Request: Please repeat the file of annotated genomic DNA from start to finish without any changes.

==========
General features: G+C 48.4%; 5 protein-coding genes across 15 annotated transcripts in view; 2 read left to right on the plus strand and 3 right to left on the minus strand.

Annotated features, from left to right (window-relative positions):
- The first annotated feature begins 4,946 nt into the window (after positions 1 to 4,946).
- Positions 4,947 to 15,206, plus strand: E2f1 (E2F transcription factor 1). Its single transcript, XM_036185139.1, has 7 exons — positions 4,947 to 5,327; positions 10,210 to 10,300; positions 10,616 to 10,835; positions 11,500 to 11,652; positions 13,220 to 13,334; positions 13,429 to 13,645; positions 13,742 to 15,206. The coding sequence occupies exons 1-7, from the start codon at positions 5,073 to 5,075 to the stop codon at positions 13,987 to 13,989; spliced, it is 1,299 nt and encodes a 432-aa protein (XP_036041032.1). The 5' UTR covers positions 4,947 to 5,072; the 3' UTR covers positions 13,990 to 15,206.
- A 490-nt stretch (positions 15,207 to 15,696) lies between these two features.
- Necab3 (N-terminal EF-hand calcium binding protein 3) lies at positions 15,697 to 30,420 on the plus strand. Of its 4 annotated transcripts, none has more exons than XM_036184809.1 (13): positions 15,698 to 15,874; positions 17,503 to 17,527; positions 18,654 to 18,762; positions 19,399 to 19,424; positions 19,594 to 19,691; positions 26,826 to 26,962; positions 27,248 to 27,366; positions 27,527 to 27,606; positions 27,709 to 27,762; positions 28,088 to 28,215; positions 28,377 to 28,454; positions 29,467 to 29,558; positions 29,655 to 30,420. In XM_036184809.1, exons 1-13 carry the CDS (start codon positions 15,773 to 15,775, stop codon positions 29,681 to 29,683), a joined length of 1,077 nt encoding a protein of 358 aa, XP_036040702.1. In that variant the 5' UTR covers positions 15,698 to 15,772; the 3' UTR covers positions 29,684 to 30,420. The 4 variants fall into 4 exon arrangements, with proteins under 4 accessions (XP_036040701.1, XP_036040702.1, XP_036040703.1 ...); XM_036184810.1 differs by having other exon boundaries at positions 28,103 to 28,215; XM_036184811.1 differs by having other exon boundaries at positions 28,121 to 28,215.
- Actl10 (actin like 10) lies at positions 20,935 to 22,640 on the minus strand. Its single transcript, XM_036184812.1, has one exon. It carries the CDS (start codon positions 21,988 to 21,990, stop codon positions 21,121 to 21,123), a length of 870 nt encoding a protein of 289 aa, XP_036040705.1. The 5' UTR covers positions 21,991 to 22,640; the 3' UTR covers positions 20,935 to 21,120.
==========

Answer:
General features: G+C 48.4%; 5 protein-coding genes across 15 annotated transcripts in view; 2 read left to right on the plus strand and 3 right to left on the minus strand.

Annotated features, from left to right (window-relative positions):
- The first annotated feature begins 4,946 nt into the window (after positions 1 to 4,946).
- Positions 4,947 to 15,206, plus strand: E2f1 (E2F transcription factor 1). Its single transcript, XM_036185139.1, has 7 exons — positions 4,947 to 5,327; positions 10,210 to 10,300; positions 10,616 to 10,835; positions 11,500 to 11,652; positions 13,220 to 13,334; positions 13,429 to 13,645; positions 13,742 to 15,206. The coding sequence occupies exons 1-7, from the start codon at positions 5,073 to 5,075 to the stop codon at positions 13,987 to 13,989; spliced, it is 1,299 nt and encodes a 432-aa protein (XP_036041032.1). The 5' UTR covers positions 4,947 to 5,072; the 3' UTR covers positions 13,990 to 15,206.
- A 490-nt stretch (positions 15,207 to 15,696) lies between these two features.
- Necab3 (N-terminal EF-hand calcium binding protein 3) lies at positions 15,697 to 30,420 on the plus strand. Of its 4 annotated transcripts, none has more exons than XM_036184809.1 (13): positions 15,698 to 15,874; positions 17,503 to 17,527; positions 18,654 to 18,762; positions 19,399 to 19,424; positions 19,594 to 19,691; positions 26,826 to 26,962; positions 27,248 to 27,366; positions 27,527 to 27,606; positions 27,709 to 27,762; positions 28,088 to 28,215; positions 28,377 to 28,454; positions 29,467 to 29,558; positions 29,655 to 30,420. In XM_036184809.1, exons 1-13 carry the CDS (start codon positions 15,773 to 15,775, stop codon positions 29,681 to 29,683), a joined length of 1,077 nt encoding a protein of 358 aa, XP_036040702.1. In that variant the 5' UTR covers positions 15,698 to 15,772; the 3' UTR covers positions 29,684 to 30,420. The 4 variants fall into 4 exon arrangements, with proteins under 4 accessions (XP_036040701.1, XP_036040702.1, XP_036040703.1 ...); XM_036184810.1 differs by having other exon boundaries at positions 28,103 to 28,215; XM_036184811.1 differs by having other exon boundaries at positions 28,121 to 28,215.
- Actl10 (actin like 10) lies at positions 20,935 to 22,640 on the minus strand. Its single transcript, XM_036184812.1, has one exon. It carries the CDS (start codon positions 21,988 to 21,990, stop codon positions 21,121 to 21,123), a length of 870 nt encoding a protein of 289 aa, XP_036040705.1. The 5' UTR covers positions 21,991 to 22,640; the 3' UTR covers positions 20,935 to 21,120.